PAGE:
The launch of 300 drones and long-range missiles by Iran toward Israel was the first time Iran had launched a direct attack against its long-term enemy from its territory. This had never happened before as in the past it had relied on its proxies in Lebanon, Iraq or Syria to carry out attacks on Israel.

There are fears now that any immediate retaliation by Israel would lead to an escalation of fighting in the Middle East. According to reports, this danger was averted by the intervention of US president Joe Biden who persuaded Israel’s prime minister Benjamin Netanyahu not to respond in a telephone conversation in the early hours of Sunday. Biden’s telephone call was vital in averting an escalation of the war as Israel’s war cabinet had reportedly decided to strike back.

This does not mean the danger of an escalation is over. Official sources in Israel have been asserting “there will be a response, although there appear to be disagreements as to its scope and timing. The country’s chief military spokesman said on Sunday that “we approved plans for both offensive and defensive action,” while official sources quoted by Israeli media said, “it is clear Israel would respond.”

Israel’s allies have publicly urged it to avoid hitting back. France’s president Emmanuel Macron said he would try to “convince Israel that we must not respond by retaliating”, while British foreign secretary David Cameron, clearly stated that the UK did not support a retaliatory attack. The reality is that Netanyahu does not listen to his allies and had fallen out with President Biden for consistently ignoring US advice on the war in Gaza. Sunday morning’s telephone conversation, according to CNN, was the first time the two had spoken in almost two months.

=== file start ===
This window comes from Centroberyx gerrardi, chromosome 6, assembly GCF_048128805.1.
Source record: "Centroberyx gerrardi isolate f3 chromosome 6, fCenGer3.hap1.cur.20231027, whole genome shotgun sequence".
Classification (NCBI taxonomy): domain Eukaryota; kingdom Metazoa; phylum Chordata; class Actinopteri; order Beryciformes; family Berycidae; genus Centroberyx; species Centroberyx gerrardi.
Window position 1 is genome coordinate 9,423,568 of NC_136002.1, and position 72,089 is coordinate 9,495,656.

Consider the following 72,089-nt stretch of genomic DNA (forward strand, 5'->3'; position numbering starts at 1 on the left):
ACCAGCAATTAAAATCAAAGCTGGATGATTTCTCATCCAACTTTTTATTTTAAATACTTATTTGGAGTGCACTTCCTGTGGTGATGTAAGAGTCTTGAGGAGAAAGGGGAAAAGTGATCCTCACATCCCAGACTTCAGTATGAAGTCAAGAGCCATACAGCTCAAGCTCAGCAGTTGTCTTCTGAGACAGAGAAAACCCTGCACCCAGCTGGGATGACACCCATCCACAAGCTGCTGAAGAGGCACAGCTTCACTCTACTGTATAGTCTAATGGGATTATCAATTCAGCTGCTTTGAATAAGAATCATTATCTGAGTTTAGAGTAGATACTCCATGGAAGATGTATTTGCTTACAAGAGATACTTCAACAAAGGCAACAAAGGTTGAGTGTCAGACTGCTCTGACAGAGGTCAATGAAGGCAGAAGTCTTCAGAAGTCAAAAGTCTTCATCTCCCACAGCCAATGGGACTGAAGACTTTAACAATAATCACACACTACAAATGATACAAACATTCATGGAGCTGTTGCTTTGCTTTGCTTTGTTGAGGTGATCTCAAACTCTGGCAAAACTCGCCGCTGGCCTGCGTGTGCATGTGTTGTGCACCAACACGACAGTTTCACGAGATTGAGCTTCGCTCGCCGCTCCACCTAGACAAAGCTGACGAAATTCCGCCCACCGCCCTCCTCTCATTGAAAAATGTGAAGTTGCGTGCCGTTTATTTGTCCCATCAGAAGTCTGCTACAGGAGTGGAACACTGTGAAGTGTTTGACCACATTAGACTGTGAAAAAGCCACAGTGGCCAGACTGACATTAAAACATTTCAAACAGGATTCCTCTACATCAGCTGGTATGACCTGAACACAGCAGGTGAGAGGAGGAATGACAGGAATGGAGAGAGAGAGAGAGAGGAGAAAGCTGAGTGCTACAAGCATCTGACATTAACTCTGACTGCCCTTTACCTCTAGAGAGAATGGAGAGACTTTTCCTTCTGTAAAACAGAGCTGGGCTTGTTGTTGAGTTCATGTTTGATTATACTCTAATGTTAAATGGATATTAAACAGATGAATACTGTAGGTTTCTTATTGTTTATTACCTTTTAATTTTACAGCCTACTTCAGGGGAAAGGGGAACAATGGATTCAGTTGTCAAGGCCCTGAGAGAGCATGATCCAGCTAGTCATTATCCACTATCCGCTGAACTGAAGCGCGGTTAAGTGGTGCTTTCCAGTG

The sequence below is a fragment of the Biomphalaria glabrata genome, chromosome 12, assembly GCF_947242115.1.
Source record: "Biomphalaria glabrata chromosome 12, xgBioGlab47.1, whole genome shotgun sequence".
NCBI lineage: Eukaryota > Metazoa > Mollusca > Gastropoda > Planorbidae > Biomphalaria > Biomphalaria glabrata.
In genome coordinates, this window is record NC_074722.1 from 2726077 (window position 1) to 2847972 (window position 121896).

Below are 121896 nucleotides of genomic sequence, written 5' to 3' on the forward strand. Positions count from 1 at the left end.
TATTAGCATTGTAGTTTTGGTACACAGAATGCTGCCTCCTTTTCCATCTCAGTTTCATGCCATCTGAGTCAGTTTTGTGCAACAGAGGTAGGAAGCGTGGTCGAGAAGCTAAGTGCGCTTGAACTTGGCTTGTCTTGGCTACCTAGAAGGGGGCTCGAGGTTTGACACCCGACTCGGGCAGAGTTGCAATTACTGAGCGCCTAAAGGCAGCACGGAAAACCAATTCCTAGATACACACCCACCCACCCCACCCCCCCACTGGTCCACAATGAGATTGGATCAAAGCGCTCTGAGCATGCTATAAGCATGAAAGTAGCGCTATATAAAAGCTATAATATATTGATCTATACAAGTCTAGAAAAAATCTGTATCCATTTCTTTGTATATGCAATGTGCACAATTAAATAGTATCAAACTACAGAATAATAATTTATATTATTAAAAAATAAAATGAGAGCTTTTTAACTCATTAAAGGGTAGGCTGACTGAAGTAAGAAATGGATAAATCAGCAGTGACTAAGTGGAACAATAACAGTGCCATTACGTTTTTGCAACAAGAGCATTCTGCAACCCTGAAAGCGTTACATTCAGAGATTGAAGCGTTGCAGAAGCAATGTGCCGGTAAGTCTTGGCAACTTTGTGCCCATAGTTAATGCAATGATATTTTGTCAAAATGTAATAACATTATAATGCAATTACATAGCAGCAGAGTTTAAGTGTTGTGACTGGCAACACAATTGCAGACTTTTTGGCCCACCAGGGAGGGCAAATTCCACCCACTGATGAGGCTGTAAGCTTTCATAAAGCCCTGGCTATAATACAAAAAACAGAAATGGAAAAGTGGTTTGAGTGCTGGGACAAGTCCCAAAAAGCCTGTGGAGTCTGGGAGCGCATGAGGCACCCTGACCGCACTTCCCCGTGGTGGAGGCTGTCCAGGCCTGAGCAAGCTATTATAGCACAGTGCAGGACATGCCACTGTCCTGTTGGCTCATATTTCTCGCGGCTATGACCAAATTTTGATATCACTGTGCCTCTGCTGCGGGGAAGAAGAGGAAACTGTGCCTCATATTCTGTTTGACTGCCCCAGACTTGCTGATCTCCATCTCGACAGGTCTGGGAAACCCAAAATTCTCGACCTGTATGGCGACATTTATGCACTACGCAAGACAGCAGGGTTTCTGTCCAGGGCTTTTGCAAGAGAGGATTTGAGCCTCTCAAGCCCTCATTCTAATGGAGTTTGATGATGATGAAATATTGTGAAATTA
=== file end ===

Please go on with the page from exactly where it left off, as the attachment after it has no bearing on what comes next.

Israel may have hoped to drag other countries into its plans for a retaliatory strike against Iran, but this is unlikely to happen. The US administration has made it very clear that it does not want a war with Iran, which had given notice to neighbouring countries about its attack, allowing Israel and the US, Britain and Jordan to prepare their successful defensive response. The drones and long-range missiles were intercepted and caused next no damage to Israel, something stressed to Netanyahu by Biden, who argued that Israel should have seen this as a victory.

This is not how Israel operates though. Any attack is answered with disproportionate response. The exception was in 1991, during the war in Kuwait, when Saddam Hussein fired Scud missiles at Tel Aviv in the hope of sparking a retaliation that would break the US-Arab coalition against him. The hawkish prime minister at the time, Yitzhak Shamir, was convinced by then President George Bush not to retaliate and jeopardise the coalition and he did not.

The world is now hoping that Netanyahu, despite the political pressure from his country’s hardliners, will show similar restraint, because an escalation of the war is in no country’s interest.